Miki Nishimura, Corporate Design Dept. Manager
PhD in Physics from the University of Tokyo. During her postgraduate studies, Dr. Nishimura was involved in the MEG II experiment at the Paul Scherrer Institute in Switzerland for six years. From 2018, she was a postdoctoral researcher at the Institute of Particle and Nuclear Studies, part of the High Energy Accelerator Research Organization (KEK), where she participated in the Belle II experiment. From 2020, she worked as a consultant at QUNIE Corporation. In August 2022, she joined Kyoto Fusioneering.
What interested you in science?
An initial spark of interest in science came from my father. When I was a child my father used to tell me and my sister all sorts of stories, and I enjoyed it so much. Since I used to ask him a lot of questions, one day he said to me, “Miki, you are very curious, so being a scientist will suit you!” And that’s when I first became interested in becoming a scientist.
After that, I was interested in various fields, such as space and life sciences. Eventually, I was most interested in the nature of things, so I started to study physics seriously from high school.
At university, I wanted to go to a graduate school that suited my career path as a scientist, so I studied towards that goal. In postgraduate school, I joined a particle physics laboratory and worked on the MEG II experiment at the Paul Scherrer Institute in Switzerland. Although I was already involved in the research as a postgraduate student, I was deeply moved when I really achieved my dream by becoming a postdoctoral researcher, because I had set the criterion for whether I could become a scientist as whether I could make money from my research.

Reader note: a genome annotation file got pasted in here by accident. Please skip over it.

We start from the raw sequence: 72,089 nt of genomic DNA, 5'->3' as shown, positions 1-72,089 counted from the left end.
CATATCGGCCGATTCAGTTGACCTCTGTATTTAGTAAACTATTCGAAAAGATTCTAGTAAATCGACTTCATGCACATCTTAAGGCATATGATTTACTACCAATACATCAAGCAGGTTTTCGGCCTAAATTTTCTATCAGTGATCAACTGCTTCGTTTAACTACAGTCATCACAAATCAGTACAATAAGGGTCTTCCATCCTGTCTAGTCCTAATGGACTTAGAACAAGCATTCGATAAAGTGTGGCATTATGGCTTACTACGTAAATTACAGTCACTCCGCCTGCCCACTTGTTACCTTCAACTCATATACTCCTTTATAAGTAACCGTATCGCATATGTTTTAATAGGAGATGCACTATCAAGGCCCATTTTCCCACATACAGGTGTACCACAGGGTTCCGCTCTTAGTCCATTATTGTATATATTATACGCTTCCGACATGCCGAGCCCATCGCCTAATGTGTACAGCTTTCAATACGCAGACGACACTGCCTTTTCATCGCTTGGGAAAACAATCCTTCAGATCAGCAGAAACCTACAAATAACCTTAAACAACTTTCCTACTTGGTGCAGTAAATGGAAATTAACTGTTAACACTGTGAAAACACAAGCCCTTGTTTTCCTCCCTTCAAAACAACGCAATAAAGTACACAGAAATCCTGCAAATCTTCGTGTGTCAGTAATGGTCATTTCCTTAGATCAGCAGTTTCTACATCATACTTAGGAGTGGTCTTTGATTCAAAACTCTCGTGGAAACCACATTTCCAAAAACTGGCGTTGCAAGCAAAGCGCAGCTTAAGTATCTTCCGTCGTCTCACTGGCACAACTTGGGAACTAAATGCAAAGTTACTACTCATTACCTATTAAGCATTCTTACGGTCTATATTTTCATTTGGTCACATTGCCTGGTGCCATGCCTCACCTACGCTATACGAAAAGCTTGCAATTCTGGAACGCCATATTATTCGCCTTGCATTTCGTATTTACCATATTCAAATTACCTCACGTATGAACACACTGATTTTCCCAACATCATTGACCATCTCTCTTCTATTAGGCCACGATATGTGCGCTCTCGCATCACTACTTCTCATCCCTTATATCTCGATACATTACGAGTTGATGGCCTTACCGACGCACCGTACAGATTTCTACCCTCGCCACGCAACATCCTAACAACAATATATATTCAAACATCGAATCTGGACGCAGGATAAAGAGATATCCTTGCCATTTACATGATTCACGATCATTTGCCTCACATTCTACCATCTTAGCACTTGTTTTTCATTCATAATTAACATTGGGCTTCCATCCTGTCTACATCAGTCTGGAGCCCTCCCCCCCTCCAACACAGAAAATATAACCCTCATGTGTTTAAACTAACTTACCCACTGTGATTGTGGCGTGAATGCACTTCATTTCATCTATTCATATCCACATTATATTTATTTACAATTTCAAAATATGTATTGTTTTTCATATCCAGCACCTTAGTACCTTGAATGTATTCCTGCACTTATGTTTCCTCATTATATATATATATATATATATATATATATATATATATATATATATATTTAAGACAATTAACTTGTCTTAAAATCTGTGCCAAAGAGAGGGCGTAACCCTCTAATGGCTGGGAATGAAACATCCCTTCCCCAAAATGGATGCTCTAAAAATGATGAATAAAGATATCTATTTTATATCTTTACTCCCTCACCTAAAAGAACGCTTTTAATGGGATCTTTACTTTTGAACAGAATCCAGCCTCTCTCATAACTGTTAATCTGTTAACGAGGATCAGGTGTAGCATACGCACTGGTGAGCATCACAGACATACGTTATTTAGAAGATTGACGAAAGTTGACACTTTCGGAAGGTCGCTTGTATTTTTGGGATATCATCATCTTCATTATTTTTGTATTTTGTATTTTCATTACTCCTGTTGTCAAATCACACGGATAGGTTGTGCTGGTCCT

How did you decide to shift from being a researcher to working in a private company?
When I was finally able to fulfil a dream, I wondered if I really wanted to continue to do only research in this industry. My father used to tell me that I was curious, but I realised that my curiosity was more about finding out new things that I didn’t know yet, rather than to deepen the understanding of what I already knew. I began to consider trying out the persistence and exploratory spirit towards things that I had developed in my previous research, not just in one area, but in multiple fields.
I then started to look for options to work in a private company, but at that time I did not feel like choosing a research position in a company, since I was leaving my postdoctoral fellowship. One day, I attended one of the career forums, and I discovered that consultancy positions were available for PhD holders.
After being in the same world for nearly eight years at postgraduate school, consultancy work was attractive because it offered a broader view of the industry. I found a job in consulting where I could make use of the data analysis skill, I had developed in my research career. When I actually started working, I really enjoyed the job because I could see data from many different companies and learn how to make use of that data in the different environments, I had experienced.
What made you join KF?
I found consultancy work stimulating and felt that it satisfied my intellectual curiosity. However, I felt that it was difficult to feel the same sense of unity with the project members as I did during my research days, because my employer was involved as an external consulting expert on some defined projects within the client business.